Turnberry (Ailsa Course)
Turnberry’s Ailsa Course, located on the picturesque west coast of Scotland, has been an Open host four times. Its lighthouse, the ruins of Bruce’s Castle, and stunning coastal scenery make it one of the most visually appealing courses in the championship. But it’s not just a pretty face: holes like the 9th, “Bruce’s Castle,” demand accurate shot-making, while the “Ailsa Hame,” the final hole, has been the setting for many dramatic tournament conclusions.
Royal Lytham & St Annes Golf Club
Royal Lytham & St Annes, in Lytham St Annes, England, is a course that belies its benign appearance. Though it is located more than a mile from the coastline, it possesses all the challenging features of a links course. With 206 bunkers and punishing rough, precision is key here. The course’s par 3 opener is one of the most demanding starting holes in championship golf, and it has tested the mettle of the world’s best players during the 11 Opens held here.
Prestwick Golf Club
The Prestwick Golf Club in Prestwick, Scotland, was the very first host of The Open Championship, providing the stage for the tournament from 1860 to 1872. Though no longer in the current rotation, it retains a special place in the history of the tournament. Its deep bunkers and blind shots have provided some of the most challenging and unpredictable moments in early Open Championships.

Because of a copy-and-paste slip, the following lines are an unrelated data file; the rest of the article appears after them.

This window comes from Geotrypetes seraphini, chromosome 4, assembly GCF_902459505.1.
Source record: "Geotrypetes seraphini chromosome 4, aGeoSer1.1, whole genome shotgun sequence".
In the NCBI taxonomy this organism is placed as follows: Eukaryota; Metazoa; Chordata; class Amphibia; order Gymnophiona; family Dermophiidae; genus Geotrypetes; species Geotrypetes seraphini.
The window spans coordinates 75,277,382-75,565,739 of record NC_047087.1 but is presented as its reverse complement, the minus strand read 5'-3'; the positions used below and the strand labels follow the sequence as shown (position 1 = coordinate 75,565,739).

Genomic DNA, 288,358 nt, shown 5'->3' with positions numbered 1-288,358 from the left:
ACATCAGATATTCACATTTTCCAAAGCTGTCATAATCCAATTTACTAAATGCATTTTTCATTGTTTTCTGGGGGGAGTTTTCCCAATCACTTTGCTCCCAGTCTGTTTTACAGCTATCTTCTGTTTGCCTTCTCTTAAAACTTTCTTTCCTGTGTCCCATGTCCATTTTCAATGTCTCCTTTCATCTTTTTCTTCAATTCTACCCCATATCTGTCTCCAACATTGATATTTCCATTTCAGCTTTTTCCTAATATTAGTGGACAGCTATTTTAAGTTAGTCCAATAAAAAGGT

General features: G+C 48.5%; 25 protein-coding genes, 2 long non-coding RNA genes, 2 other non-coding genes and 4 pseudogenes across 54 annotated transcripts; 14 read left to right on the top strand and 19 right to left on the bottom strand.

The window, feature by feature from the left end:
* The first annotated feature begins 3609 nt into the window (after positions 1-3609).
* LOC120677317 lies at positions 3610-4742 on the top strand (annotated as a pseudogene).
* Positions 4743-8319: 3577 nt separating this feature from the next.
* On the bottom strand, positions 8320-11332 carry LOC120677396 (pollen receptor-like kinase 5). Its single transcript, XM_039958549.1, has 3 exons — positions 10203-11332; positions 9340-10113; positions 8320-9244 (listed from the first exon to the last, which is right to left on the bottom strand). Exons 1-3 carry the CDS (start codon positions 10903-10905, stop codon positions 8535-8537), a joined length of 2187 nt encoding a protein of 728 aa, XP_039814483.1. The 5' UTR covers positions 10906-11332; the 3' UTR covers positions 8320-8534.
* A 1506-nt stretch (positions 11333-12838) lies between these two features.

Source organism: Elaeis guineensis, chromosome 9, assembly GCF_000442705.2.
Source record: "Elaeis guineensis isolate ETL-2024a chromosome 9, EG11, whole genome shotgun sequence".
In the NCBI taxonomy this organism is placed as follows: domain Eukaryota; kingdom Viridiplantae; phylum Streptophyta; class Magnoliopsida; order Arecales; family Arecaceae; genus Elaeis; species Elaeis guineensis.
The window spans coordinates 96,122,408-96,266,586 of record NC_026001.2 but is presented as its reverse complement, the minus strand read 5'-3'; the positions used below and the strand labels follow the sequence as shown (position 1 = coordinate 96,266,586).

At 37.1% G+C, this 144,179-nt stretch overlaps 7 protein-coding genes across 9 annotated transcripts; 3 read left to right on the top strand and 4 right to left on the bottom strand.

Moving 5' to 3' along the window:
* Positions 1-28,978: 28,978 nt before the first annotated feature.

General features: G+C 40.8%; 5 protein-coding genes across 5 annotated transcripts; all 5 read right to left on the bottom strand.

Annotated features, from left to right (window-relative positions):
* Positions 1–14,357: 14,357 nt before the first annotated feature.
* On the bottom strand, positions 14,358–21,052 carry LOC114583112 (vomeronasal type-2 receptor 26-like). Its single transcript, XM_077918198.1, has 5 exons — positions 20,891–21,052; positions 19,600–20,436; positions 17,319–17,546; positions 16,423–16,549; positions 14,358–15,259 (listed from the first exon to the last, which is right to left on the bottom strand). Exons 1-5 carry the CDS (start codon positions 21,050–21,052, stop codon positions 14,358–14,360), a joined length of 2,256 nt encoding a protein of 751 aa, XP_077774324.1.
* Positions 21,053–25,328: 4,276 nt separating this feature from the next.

Royal Aberdeen Golf Club
Royal Aberdeen, located in the northern reaches of Scotland, has a rich golfing history dating back to 1780. The course provides a stern challenge, particularly the front nine, which is regarded among the finest in golf. The layout demands a variety of shots and a strategic approach, and the ever-present wind adds an additional layer of difficulty.
Royal Portrush Golf Club
Royal Portrush, on the north coast of Northern Ireland, has hosted The Open only twice but has made a significant impact. The course returned to the Open rotation in 2019 after a gap of nearly seven decades. Its signature hole, the par-3 16th known as “Calamity Corner,” requires a precise tee shot to avoid the cavernous ravine on the right.
The British Open courses present a captivating narrative of golf’s evolution and development, a journey through time that has shaped and been shaped by some of the greatest golfers the world has ever known. From the wind-swept links of St Andrews to the dramatic coastal clifftops of Royal Portrush, these courses are the hallowed grounds of golf’s oldest championship. As the tournament continues to be played, new stories will be etched into their fairways and greens, adding to the rich tapestry of history that makes the British Open and its courses truly unforgettable.
How to make a sports pool?
Starting a sports pool is easy with RunYourPool! We have fully customizable settings, dedicated customer support, and we make it easy to invite friends so you can compete against them.
What is a sports pool?
Sports pools are games to play with family and friends. With RunYourPool, all you need to do is pick your sport, pick one of our game types, set up your pool, and compete!
How do I invite people to my pool?
Inviting friends to your pool is easy with RYP! We provide you with a custom link that you can send out to anyone you would like. We also have a connections feature to allow you to easily invite members to join your pool.
Who can play in a sports pool?
Anyone can play in a pool on RunYourPool! With our array of game types throughout multiple sports, there's an option for everyone.
How much does RunYourPool cost?
Our pricing tiers are determined by how many members you have in your pool. We have three tiers; Amateur, Pro, and Front Office. Our pricing page provides a breakdown of all three options!
Is RunYourPool legal?
RunYourPool is 100% legal. We do not allow any illegal entry fees or gambling on our website.